It’s been a great couple weeks for the anticipated follow-up and the confounding album title. First, Kendrick Lamar’s good kid m.A.A.d city sequel To Pimp a Butterfly, Earl Sweatshirt’s grunge-rap nugget I Don’t Like S—, I Don’t Go Outside and now post-rock titans Godspeed You! Black Emperor’s second post-reformation outing Asunder, Sweet and Other Distress.
Due for release on March 31 through Constellation Records, Asunder is Godspeed’s first LP since 2012’s Allelujah! Don’t Bend! Ascend! It’s for streaming at The Guardian, where they note that this is a single LP, making it the band’s shortest release since 1999’s Slow Riot for New Zero Kanada. For a band long repudiated on the sprawling length of their multi-part compositions, an album consisting of four tracks of only nine-to-13 minutes apiece is noteworthy. To put this in context, Asunder is less than half the length of their 2000 opus Lift Your Skinny Fists like Antennas to Heaven with the same number of tracks.
And for the uninitiated: yes, all their album titles are pretty much like that.
But to assume that this portends the coming of a watered-down Godspeed is mistaken; each track flows directly into the other as four parts of a whole. Asunder, Sweet and Other Distress is a 40-minute piece with an impressively concise vision and unrelenting drive.
The album does break the Godspeed mold, though. The Montreal nine-piece’s most hallowed works, Skinny Fists and 1997’s F#A#∞, followed a strict, albeit groundbreaking and inimitable, formula: a somber, ominous field-recording sample, followed by a slow, unrelenting buildup of tension and volume beginning with something mysterious, quiet and measured, ending with a cathartic frenzy of blast-beaten noise, followed by a meticulously-sculpted ambient digestif. Then repeat.
Asunder, rather, works on a sort of dynamic palindrome, diving straight into a merciless procession of dense waves of sound that fans have grown accustomed to waiting around for about ten minutes or so to get.
The opening piece, “Peasantry or Light Inside of Light,” is the most succinct demonstration of Godspeed’s power as masters of creating texture and mood through space, whether that space is the breadth of a stereo mix or the longitude of a ten-minute span of time.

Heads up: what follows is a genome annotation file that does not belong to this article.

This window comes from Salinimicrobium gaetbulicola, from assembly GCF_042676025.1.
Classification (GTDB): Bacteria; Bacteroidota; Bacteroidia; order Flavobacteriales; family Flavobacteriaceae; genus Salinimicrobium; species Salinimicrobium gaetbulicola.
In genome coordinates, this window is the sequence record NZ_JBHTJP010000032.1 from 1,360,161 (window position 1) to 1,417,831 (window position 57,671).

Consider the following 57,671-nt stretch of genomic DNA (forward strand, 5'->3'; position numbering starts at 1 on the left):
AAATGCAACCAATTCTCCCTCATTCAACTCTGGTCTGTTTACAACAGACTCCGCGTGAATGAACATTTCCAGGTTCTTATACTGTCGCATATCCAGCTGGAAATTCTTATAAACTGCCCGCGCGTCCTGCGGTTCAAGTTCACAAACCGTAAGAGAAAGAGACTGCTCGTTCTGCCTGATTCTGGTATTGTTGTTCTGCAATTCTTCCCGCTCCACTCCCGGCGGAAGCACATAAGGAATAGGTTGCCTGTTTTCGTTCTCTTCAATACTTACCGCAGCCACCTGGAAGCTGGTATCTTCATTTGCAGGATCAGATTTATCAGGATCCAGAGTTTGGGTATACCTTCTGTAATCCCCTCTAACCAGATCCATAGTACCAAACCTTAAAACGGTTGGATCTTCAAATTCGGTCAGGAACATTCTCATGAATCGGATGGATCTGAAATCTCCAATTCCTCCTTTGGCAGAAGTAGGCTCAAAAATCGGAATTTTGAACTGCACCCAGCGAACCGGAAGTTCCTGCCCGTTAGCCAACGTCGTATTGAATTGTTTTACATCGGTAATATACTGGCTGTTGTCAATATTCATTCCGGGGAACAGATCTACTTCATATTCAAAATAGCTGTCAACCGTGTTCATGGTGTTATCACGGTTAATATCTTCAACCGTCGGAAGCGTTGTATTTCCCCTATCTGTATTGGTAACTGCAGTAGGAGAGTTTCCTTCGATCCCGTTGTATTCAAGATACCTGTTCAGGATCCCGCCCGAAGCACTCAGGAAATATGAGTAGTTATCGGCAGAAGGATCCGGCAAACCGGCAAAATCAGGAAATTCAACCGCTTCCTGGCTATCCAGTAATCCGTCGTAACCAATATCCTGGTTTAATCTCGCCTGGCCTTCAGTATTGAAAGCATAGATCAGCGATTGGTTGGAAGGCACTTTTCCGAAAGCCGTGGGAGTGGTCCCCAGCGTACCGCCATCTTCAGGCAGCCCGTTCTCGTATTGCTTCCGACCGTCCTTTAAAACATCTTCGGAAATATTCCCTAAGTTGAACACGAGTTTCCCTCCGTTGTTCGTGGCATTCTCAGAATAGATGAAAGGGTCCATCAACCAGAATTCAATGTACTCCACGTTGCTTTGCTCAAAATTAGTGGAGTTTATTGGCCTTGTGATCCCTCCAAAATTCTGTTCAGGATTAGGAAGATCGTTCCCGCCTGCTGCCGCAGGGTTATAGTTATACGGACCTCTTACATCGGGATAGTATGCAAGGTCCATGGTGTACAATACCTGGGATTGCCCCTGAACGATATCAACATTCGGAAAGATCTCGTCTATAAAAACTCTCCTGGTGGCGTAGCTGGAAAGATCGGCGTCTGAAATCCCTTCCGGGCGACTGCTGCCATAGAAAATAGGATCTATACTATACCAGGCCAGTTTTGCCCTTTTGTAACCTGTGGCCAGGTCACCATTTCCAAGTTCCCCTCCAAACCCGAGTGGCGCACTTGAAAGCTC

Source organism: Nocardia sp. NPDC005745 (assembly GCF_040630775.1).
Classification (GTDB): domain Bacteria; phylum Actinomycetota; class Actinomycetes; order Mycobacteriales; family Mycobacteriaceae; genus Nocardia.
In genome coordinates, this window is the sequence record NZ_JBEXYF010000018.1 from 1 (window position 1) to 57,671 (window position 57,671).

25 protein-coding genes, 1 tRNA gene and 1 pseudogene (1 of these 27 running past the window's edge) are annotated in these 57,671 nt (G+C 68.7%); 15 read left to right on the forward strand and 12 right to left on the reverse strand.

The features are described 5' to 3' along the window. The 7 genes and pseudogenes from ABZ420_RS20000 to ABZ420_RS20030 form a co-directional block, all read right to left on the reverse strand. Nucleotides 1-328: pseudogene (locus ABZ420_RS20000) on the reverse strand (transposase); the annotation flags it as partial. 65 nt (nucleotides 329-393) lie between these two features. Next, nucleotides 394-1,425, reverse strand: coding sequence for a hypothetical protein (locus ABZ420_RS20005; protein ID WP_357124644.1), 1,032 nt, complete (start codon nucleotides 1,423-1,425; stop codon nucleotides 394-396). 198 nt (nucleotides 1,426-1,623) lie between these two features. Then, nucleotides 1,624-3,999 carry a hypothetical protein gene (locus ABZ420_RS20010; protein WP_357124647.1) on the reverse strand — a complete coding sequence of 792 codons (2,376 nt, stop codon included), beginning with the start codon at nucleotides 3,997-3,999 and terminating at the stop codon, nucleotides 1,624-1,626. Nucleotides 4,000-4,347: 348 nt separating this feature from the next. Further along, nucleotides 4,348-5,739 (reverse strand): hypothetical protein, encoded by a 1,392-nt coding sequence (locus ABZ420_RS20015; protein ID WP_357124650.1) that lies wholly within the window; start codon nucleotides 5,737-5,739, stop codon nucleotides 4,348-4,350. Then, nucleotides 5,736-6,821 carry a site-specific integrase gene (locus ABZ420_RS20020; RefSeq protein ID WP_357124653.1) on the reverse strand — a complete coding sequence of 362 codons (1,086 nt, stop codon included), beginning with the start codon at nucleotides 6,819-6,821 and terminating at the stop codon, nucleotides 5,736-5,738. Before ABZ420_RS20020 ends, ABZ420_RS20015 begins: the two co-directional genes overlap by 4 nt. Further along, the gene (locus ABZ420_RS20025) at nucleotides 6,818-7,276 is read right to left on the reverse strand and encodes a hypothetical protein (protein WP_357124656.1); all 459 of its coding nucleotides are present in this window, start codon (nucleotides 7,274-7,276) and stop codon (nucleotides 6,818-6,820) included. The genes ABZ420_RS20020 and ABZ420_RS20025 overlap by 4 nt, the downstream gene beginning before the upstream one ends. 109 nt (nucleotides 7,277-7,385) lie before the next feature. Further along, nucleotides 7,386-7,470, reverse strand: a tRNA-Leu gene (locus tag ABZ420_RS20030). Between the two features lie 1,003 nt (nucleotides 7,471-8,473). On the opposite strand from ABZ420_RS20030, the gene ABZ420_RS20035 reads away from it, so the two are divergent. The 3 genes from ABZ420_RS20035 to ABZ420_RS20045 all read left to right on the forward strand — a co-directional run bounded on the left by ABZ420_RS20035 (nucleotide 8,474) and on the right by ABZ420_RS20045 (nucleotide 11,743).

It begins with the band hammering away in unison, creating a colossal tone that calls to mind the savage treatment of American traditional music by drone-metal pioneers Earth, as applied to Middle-Eastern-inflected rock and sent on a warpath. Gradually—after the band’s first honest-to-god guitar solo—the band loosens up, the strings come to the forefront, the Middle-Eastern themes become more apparent and the mood lightens into something with rapturous, poetic vibes. By now the jazzy shuffle of the drums has given way to the militaristic snare-work that is a percussive signature for Godspeed.
In the final third, a loping slide-guitar motif dominates, with sawing strings and tremolo-picked guitars swarming around it. The track, much like the album as a whole, ends how it begins, with the band showcasing its uncanny ability to make something massively greater than the sum of its parts.
The 20 minutes that separate “Peasantry” from the Asunder‘s pulse-quickening finale “Piss Crowns are Trebled” — yes, these guys are untouchable in the art of naming things — the album descends into Godspeed’s longest sustained indulgence in purely ambient drone. “Lambs’ Breath” sees industrial sludge swallow up the previous movement’s beauty, only to be further deconstructed into a creeping, Om-like sub-bass pulse.
There’s a cyclical theme throughout Asunder: death and rebirth, annihilation and rebuilding. The title track’s structure rises out of the still blackness that ended side A. Guitars made to sound like plinking raindrops and buzzing mosquitoes layer upon themselves to populate the full dynamic range with a furious, primordial scene; this is the intro to 2001: A Space Odyssey, Godspeed style.
This restructuring into something less “post” but more “rock” powers ahead in the 13-minute “Piss Crowns.”
Five minutes in, the drums are ready for battle, the guitars and strings are in cinematic histrionics. There’s a calm before the storm, then we’re treated to around seven straight minutes of heaven in the form of a triumphant, hard-driving, scorched-earth sludge-metal riff. Like any great Godspeed climax, the band keeps finding new ways to freshen up the same riff, and it never stops getting heavier.
This is about as cliche an ending as you can get in Godspeed-land, but it’s an excellent example of the band doing what it does best. While Asunder, Sweet and Other Distress is Godspeed at their most audacious, it’s also their most accessible work.